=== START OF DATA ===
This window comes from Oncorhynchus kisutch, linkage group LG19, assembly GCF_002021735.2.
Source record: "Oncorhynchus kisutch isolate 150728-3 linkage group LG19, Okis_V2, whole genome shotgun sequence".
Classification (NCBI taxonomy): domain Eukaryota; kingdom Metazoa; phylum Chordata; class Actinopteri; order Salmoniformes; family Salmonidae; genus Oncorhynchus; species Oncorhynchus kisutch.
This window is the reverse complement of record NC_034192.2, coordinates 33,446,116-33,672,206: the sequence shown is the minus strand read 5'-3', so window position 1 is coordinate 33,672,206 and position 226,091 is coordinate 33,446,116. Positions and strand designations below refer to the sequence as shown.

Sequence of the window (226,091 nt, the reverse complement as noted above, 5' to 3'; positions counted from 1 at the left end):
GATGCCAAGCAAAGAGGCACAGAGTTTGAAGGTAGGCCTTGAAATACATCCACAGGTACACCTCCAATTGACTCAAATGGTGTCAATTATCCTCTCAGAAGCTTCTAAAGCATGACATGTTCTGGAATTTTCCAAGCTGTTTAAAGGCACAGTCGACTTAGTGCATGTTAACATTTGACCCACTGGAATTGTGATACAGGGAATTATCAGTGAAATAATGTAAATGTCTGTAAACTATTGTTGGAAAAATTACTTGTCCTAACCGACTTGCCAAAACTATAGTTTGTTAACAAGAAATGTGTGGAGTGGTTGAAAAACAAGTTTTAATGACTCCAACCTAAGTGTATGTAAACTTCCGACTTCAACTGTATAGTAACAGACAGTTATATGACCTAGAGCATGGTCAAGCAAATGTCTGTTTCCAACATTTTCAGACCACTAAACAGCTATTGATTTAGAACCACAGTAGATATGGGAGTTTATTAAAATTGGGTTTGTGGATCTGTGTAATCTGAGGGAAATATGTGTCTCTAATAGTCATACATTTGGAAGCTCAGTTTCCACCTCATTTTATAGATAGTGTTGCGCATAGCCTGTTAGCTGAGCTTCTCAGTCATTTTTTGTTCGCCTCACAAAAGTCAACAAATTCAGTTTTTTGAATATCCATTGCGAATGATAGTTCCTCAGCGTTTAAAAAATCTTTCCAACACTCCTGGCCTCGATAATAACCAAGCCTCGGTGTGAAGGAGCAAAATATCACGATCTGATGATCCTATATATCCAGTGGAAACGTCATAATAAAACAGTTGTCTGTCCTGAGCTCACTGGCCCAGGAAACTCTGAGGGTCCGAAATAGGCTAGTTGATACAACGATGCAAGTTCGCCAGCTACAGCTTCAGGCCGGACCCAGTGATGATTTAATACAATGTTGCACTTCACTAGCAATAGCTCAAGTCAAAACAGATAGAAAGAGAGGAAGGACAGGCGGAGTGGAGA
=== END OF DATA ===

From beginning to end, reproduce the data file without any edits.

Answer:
This window comes from Oncorhynchus kisutch, linkage group LG19, assembly GCF_002021735.2.
Source record: "Oncorhynchus kisutch isolate 150728-3 linkage group LG19, Okis_V2, whole genome shotgun sequence".
Classification (NCBI taxonomy): domain Eukaryota; kingdom Metazoa; phylum Chordata; class Actinopteri; order Salmoniformes; family Salmonidae; genus Oncorhynchus; species Oncorhynchus kisutch.
This window is the reverse complement of record NC_034192.2, coordinates 33,446,116-33,672,206: the sequence shown is the minus strand read 5'-3', so window position 1 is coordinate 33,672,206 and position 226,091 is coordinate 33,446,116. Positions and strand designations below refer to the sequence as shown.

Sequence of the window (226,091 nt, the reverse complement as noted above, 5' to 3'; positions counted from 1 at the left end):
GATGCCAAGCAAAGAGGCACAGAGTTTGAAGGTAGGCCTTGAAATACATCCACAGGTACACCTCCAATTGACTCAAATGGTGTCAATTATCCTCTCAGAAGCTTCTAAAGCATGACATGTTCTGGAATTTTCCAAGCTGTTTAAAGGCACAGTCGACTTAGTGCATGTTAACATTTGACCCACTGGAATTGTGATACAGGGAATTATCAGTGAAATAATGTAAATGTCTGTAAACTATTGTTGGAAAAATTACTTGTCCTAACCGACTTGCCAAAACTATAGTTTGTTAACAAGAAATGTGTGGAGTGGTTGAAAAACAAGTTTTAATGACTCCAACCTAAGTGTATGTAAACTTCCGACTTCAACTGTATAGTAACAGACAGTTATATGACCTAGAGCATGGTCAAGCAAATGTCTGTTTCCAACATTTTCAGACCACTAAACAGCTATTGATTTAGAACCACAGTAGATATGGGAGTTTATTAAAATTGGGTTTGTGGATCTGTGTAATCTGAGGGAAATATGTGTCTCTAATAGTCATACATTTGGAAGCTCAGTTTCCACCTCATTTTATAGATAGTGTTGCGCATAGCCTGTTAGCTGAGCTTCTCAGTCATTTTTTGTTCGCCTCACAAAAGTCAACAAATTCAGTTTTTTGAATATCCATTGCGAATGATAGTTCCTCAGCGTTTAAAAAATCTTTCCAACACTCCTGGCCTCGATAATAACCAAGCCTCGGTGTGAAGGAGCAAAATATCACGATCTGATGATCCTATATATCCAGTGGAAACGTCATAATAAAACAGTTGTCTGTCCTGAGCTCACTGGCCCAGGAAACTCTGAGGGTCCGAAATAGGCTAGTTGATACAACGATGCAAGTTCGCCAGCTACAGCTTCAGGCCGGACCCAGTGATGATTTAATACAATGTTGCACTTCACTAGCAATAGCTCAAGTCAAAACAGATAGAAAGAGAGGAAGGACAGGCGGAGTGGAGA